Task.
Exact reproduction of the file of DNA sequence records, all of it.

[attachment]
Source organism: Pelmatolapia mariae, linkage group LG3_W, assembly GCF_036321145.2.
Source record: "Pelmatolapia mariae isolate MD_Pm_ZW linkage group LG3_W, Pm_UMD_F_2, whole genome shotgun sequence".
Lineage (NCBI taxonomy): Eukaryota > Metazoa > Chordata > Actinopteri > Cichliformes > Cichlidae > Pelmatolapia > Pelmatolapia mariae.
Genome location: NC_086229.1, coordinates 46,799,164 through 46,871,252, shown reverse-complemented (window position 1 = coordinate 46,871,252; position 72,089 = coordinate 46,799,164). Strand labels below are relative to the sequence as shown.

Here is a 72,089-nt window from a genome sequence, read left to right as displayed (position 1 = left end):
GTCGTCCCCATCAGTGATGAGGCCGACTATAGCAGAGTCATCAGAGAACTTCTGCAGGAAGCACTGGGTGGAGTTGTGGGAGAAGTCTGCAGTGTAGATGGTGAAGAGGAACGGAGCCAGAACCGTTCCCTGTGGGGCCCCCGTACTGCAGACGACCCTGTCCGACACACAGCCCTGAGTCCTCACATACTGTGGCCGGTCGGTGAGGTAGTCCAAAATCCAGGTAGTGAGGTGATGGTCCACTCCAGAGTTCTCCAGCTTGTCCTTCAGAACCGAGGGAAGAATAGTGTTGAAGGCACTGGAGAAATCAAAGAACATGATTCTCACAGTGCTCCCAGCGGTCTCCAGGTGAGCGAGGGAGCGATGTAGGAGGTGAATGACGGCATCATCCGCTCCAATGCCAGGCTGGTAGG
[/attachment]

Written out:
Source organism: Pelmatolapia mariae, linkage group LG3_W, assembly GCF_036321145.2.
Source record: "Pelmatolapia mariae isolate MD_Pm_ZW linkage group LG3_W, Pm_UMD_F_2, whole genome shotgun sequence".
Lineage (NCBI taxonomy): Eukaryota > Metazoa > Chordata > Actinopteri > Cichliformes > Cichlidae > Pelmatolapia > Pelmatolapia mariae.
Genome location: NC_086229.1, coordinates 46,799,164 through 46,871,252, shown reverse-complemented (window position 1 = coordinate 46,871,252; position 72,089 = coordinate 46,799,164). Strand labels below are relative to the sequence as shown.

Here is a 72,089-nt window from a genome sequence, read left to right as displayed (position 1 = left end):
GTCGTCCCCATCAGTGATGAGGCCGACTATAGCAGAGTCATCAGAGAACTTCTGCAGGAAGCACTGGGTGGAGTTGTGGGAGAAGTCTGCAGTGTAGATGGTGAAGAGGAACGGAGCCAGAACCGTTCCCTGTGGGGCCCCCGTACTGCAGACGACCCTGTCCGACACACAGCCCTGAGTCCTCACATACTGTGGCCGGTCGGTGAGGTAGTCCAAAATCCAGGTAGTGAGGTGATGGTCCACTCCAGAGTTCTCCAGCTTGTCCTTCAGAACCGAGGGAAGAATAGTGTTGAAGGCACTGGAGAAATCAAAGAACATGATTCTCACAGTGCTCCCAGCGGTCTCCAGGTGAGCGAGGGAGCGATGTAGGAGGTGAATGACGGCATCATCCGCTCCAATGCCAGGCTGGTAGG